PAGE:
How Pretty in Pink Helped Me Discover My Queer Identity

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My first camp crush was 100% polyester: a calf-length dress in baby pink with large blush polka dots, the fabric hung loose around the waist and crop sleeves falling blousily either side. The neckline drew up into a deep V which gave onto a panel of pink lace; the laced skimmed over collar bones into a broad halter collar sat bulkily around the girl’s swan neck. Throughout Pretty in Pink, Molly Ringwald’s Andie is sartorially on point – cute round glasses, mannish hats wrapped with scraps of bright cloth, lace collar shirts and gaudily embellished pastel cardigans, oversized earrings and waistcoats, bomber jackets with pearls. When the climactic prom scene arrived, I knew then that the dress would be something special – but I’d never expected something as strange, or as perfect, as this nightmare in pink.

But as shocked as I was by the dress itself, I was even more surprised by the way it made me feel. I’d been a girl who wore her heavy Dr Marten boots like anchors and treasured her baggy cargo shorts, (so many pockets to be filled with bright orbs of bubblegum, stones to throw, pet bugs), who begged for skate shoes and a boys haircut that turned sleek ringlets into a scrubby mess of curls. When I started secondary school I edged away from this tomboyish roughness, drawn in by the poise and polish of the women I saw in magazines and music videos. But again and again I failed in emulation. Their refinement was an impossible balance – whether sexy, elegant, playful, fat or thin, they were always in moderation and good taste. The lines that divided femininity from girlishness and androgyny from derided butchness were invisible and constantly shifting beneath my feet. Being the right kind of girl was an impossible task, especially when gawky, teenage, in pubescent melodrama. So I lapsed back into what I though was the neutral territory in between – acceptably boyish, unchallengingly girl-identified.

When I saw Pretty in Pink for the first time, then, I wasn’t a likely candidate for an Andie-inspired epiphany. And yet within a few hours of watching it, I’d patchworked my bedroom walls with pictures of that pink prom dress, swatches of thick velvet and draped satin scarves. Andie’s particular brand of femininity is saturated. Layers of pastel colour and fabric overlaid until each shot of the film is brimming with luxuriant detail, from glistening brooches to mohair’s matte fuzz. It’s completely full-on, enticingly tactile. This is a vision of pink girlishness at its most extreme. She might occasionally balance the softness of her look with a smart bowler hat or men’s blazer, but the central aesthetic remains intact – kitsch, girly camp.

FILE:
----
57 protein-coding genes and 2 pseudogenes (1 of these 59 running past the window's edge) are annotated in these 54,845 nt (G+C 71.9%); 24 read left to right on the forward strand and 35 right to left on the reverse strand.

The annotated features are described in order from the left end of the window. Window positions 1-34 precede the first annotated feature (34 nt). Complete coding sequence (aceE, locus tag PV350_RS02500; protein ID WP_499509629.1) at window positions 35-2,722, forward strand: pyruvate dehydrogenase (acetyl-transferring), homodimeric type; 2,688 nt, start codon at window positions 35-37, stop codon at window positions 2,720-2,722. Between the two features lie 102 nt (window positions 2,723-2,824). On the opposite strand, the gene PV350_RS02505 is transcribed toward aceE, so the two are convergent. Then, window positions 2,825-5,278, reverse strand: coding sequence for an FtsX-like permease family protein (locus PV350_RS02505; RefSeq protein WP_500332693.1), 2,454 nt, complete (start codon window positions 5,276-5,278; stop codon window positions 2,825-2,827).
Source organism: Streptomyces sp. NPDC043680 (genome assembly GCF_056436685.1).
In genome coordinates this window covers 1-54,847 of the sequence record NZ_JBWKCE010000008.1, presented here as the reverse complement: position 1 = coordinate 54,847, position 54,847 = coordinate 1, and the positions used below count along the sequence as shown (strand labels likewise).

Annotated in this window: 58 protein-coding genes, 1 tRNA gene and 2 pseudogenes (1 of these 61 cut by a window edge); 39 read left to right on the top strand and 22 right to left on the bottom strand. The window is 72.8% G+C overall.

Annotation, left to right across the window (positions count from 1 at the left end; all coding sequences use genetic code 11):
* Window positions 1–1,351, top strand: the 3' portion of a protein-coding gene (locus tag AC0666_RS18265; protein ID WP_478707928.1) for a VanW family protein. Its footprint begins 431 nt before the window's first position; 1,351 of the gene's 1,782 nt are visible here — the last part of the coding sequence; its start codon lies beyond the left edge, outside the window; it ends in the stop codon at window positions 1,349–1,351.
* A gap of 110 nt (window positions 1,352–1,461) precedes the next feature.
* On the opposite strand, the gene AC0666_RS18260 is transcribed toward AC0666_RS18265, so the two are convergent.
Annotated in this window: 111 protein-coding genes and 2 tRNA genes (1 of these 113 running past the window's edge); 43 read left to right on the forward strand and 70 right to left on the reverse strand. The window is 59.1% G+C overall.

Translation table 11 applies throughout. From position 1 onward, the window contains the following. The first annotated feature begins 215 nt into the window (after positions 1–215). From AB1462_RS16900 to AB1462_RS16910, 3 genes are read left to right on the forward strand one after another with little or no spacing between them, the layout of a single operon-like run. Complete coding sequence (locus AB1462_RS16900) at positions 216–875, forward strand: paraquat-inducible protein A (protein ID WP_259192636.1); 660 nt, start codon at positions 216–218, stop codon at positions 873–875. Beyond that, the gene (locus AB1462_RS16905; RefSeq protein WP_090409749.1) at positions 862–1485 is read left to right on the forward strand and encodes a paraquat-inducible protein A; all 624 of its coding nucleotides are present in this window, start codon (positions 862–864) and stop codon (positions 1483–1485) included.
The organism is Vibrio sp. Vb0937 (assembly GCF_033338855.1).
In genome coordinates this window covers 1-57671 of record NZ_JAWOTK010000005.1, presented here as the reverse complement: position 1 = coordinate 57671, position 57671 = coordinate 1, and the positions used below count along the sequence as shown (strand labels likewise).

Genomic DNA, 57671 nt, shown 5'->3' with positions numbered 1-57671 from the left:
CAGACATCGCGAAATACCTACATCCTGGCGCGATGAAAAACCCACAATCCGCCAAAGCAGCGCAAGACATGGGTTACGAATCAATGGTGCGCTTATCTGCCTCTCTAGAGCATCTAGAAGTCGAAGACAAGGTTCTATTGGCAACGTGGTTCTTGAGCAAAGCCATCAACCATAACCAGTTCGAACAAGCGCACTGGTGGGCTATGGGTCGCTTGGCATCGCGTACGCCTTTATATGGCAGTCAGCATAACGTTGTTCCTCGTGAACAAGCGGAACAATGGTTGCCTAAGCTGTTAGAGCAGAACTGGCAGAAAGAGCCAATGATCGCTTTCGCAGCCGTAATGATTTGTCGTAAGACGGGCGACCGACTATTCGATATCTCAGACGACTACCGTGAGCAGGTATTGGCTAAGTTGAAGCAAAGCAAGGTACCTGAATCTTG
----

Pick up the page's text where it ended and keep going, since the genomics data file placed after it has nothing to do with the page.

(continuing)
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Somehow total campness was palatable to me in a way that more measured versions of femininity hadn’t been. I’d leapfrogged good taste to land with one foot in trashy Barbie-hued fantasy, the other planted firmly in plaid, parkas and pullovers. I began to face my own queerness sidelong as I straddled butch and hyper-femme, at first embarrassedly and then gleefully, filling my wardrobe with sequins alongside rough denim and camo print. Until then, my gender had been ill-fitting, my queerness an awkward second skin. Somewhere between Tilda Swinton’s red carpet trouser suits, (sharp, androgynous, alien), and a total misreading of Judith Butler I’d grown convinced that there was a single road to fulfilment as a queer woman, and that path was paved with one type of dress, one mode of gender expression, one style. But exposed to the pretty pink pastiche of femininity that Andie so perfectly modelled, I began to see the full spectrum.

Kitsch and camp have always been tools in the queer arsenal – we take what’s pre-approved and we misplace, repackage, exaggerate until what was prudish becomes improper. Camp provides an arena for queerness, fetish and subversion in media that have traditionally denied our experiences – we take the emblems of normality and recycle them, as Susan Sontag put it, in quotation marks. And so femininity becomes ‘femininity’, deviant becomes ‘deviant’. We bleed the power from the words that condemn and constrict us.

This is how that pink dress, in that pink film, in that perfect pink brand of straight femininity, became the inspiration for my queer life. In its excess and its ugliness, it symbolised a femininity predicated on more than simple sex appeal. And so my wardrobe slowly filled with sequin blazers and six-inch silver stiletto boots alongside smart tailoring and rough denim. I bought glitter socks for my worker’s boots and went braless underneath men’s corduroy shirts. I would wear my queerness on me as fluid as my moods, each day pulling a different self off the hanger.

A queer friend once described herself as in drag on the rare occasions that she wears women’s clothes. She knew implicitly that each outfit is performance and another opportunity to push back. We reclaim our identities as women, as men, as neither or both; we can resist from within or without our gender. Camp can be a weapon, kitsch is serious business. We are all in drag.

Words by Ruby Tandoh